Review of Hubert Selby “Mr President Entertains”
Keith Beckingham Review from The Cinema Organ Society Journal.
Reproduced with permission – cinema-organs.org.uk
I first heard Hubert Selby play during the opening concert of Alan Hickling’s 2/9 Wurlitzer at Dormston House, in 1957. He followed Gerald Shaw — not an enviable task — and yet, his distinctive and melodious style appealed to me greatly. I had no idea that, some years later, Hubert would be working with me at Hammond Organ (UK) Ltd — where he took to promotional work like the proverbial duck takes to water.
For reasons unknown, I never heard the original Amberlee LP released in 1976 or the subsequent cassette issued by Audicord in 1987. I am therefore grateful to Ian King at MSS Studios for making this available as a CD. Ian advised me that the transfer is not ‘enhanced’ and on my home equipment it sounds fine.
Hubert always enjoyed the Maclean designed 4/16 Wurlitzer at Kilburn and this recording captures his enthusiasm at that instrument. He starts with his signature tune ‘I’ll See You in My Dreams’ followed by ‘The Shadow of Your Smile’ Hubert was influenced by Jesse Crawford and this is apparent in several tracks including “You’re the Cream in my Coffee’ and ‘Ting-a-ling’.
Although titled ‘Mr President Entertains’, the content is set in a romantic mood with items such as ‘Because You’re Mine’, ‘Be My Love’ and ‘I’ll Always Be in Love With You.’ The Kilburn Tibias are featured in ‘Here’s That Rainy Day’ and it is interesting to hear Hubert’s use of tremulated English Horn on several tracks. Whilst this is sometimes frowned upon in modern theatre organ circles, organists such as Hubert and Jackie Brown often used this to good effect.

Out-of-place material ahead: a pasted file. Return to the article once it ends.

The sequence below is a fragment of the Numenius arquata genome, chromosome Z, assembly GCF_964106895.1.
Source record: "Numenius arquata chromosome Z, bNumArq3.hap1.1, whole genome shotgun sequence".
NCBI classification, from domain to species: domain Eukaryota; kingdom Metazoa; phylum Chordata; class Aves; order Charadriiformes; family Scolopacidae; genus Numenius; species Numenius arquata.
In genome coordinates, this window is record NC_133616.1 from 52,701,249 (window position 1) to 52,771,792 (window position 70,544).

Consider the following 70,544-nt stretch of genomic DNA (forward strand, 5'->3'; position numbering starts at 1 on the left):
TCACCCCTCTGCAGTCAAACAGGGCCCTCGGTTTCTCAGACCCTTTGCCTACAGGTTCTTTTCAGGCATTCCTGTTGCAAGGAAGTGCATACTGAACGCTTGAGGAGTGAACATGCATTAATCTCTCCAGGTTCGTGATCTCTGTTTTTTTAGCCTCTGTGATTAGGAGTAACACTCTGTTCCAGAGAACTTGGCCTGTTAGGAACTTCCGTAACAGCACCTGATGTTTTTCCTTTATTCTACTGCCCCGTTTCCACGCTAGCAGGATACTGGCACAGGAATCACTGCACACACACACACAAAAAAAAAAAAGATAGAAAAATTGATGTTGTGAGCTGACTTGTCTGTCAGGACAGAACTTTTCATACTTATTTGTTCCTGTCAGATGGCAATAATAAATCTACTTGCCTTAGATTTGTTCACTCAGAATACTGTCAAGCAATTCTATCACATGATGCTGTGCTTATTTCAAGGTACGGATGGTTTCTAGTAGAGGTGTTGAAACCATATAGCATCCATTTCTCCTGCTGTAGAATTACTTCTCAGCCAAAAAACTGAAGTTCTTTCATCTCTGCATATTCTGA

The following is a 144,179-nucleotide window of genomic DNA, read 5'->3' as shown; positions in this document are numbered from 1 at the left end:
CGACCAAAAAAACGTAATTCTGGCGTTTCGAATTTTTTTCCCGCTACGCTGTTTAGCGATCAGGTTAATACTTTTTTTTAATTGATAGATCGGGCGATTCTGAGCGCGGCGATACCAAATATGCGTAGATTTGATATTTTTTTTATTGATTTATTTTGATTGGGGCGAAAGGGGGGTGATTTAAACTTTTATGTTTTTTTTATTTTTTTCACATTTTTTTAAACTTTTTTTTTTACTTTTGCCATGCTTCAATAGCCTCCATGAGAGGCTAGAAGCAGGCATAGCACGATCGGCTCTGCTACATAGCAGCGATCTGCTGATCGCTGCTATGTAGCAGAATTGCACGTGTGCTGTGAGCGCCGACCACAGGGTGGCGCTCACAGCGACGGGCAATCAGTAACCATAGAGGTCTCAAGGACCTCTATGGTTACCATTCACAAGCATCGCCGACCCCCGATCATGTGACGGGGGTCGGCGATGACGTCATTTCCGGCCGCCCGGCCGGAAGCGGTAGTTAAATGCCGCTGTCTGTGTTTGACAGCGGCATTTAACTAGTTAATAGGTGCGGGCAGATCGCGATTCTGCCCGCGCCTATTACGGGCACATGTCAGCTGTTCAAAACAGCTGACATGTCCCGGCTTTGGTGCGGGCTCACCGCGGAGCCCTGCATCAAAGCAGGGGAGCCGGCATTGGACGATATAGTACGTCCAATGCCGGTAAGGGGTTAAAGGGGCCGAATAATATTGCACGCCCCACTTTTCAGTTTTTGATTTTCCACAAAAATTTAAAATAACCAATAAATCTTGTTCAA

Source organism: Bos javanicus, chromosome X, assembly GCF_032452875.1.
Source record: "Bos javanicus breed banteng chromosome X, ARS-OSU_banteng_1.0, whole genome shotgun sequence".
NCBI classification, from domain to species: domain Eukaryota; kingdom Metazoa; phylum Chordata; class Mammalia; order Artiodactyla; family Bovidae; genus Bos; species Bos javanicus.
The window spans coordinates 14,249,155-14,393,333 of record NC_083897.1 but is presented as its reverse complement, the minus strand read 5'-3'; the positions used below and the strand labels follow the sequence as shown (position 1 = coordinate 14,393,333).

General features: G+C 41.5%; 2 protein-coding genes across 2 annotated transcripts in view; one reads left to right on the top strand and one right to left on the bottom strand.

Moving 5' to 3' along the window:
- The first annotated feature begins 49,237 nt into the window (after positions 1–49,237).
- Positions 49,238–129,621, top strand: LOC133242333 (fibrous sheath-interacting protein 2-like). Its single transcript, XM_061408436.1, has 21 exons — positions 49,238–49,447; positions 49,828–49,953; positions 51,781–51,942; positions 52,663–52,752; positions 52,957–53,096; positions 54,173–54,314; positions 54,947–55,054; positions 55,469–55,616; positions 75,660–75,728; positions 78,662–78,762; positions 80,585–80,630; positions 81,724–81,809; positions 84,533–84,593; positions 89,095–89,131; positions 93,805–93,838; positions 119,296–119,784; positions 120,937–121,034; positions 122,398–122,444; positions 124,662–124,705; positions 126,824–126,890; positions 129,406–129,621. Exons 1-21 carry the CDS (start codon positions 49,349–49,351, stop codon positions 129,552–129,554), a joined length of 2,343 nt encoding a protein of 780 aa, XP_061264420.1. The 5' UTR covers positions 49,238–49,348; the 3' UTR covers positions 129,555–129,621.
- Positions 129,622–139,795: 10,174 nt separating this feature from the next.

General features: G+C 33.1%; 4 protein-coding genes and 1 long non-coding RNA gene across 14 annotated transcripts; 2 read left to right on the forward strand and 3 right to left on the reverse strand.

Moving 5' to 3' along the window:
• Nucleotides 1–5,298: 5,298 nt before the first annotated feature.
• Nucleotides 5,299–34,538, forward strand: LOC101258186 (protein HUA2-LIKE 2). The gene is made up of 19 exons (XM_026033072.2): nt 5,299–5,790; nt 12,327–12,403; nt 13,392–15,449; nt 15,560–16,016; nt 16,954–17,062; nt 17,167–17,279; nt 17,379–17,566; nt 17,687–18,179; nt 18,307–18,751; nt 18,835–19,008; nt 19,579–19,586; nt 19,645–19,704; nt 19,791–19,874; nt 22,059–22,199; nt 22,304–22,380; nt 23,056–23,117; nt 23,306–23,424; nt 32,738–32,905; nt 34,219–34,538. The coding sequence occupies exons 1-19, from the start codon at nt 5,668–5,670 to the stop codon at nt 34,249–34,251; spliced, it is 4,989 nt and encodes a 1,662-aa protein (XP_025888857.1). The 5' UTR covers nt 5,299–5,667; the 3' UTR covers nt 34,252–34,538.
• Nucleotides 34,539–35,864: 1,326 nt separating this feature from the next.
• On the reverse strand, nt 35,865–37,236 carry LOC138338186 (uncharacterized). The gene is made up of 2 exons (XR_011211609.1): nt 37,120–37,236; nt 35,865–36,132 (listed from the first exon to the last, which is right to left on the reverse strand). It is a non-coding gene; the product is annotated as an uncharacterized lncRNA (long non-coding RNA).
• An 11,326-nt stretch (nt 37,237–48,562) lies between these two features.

Hubert’s other musical influence was, of course, Harold Ramsay — whose composition ‘Her Name is Mary’ is played with feeling and includes the verse.
The original recording concludes with a humorous arrangement of ‘If You Knew Susie, featuring a cheeky 8’ pedal reed. I say the ‘original’ recording (Running Time 45’30”) because the CD includes some additional items (Running Time 19’05”) recorded during the same session but not included on the original LP. These include talk-back between the producer and Hubert, a false start to ‘Misty’ and a rehearsal of ‘If You Knew Susie’ — all very atmospheric, if you like that sort of thing.
However, among the additional items, I greatly enjoyed ‘Beautiful Dreamer’ — a fascinating example of Crawford/Ramsay phrasing which so typifies Hubert’s playing style. ‘Somewhere a Voice is Calling’ is played with feeling and lush Tibias.
In conclusion, this is what I would describe as quality mainstream organ playing in a style we don’t hear so much of today.
The original sleeve notes written by Tony Moss are also reproduced and include a summary of Hubert’s career and the history of the Gaumont State.
Hubert and Tony were, of course, the ‘founding fathers’ of the COS and I know they would both be pleased to see how the society has evolved. From a personal standpoint, I miss them both.
This CD has provided an enjoyable trip down Memory Lane and the way things were.
A full list of titles, details for obtaining a download version and a chance to order the CD (price £8.95 plus £1.50 P&P) may be obtained online at ORGANS.uk or from MSS Studios, Cae Deintur, Dolgellau. LL40 2YS (UK).
Reproduced with permission from the COS Journal. cinema-organs.org.uk
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2019 CD release of his 1976 Amberlee LP at the Wurlitzer of The Gaumont State Theatre, Kilburn, Contains nineteen-minutes of bonus material.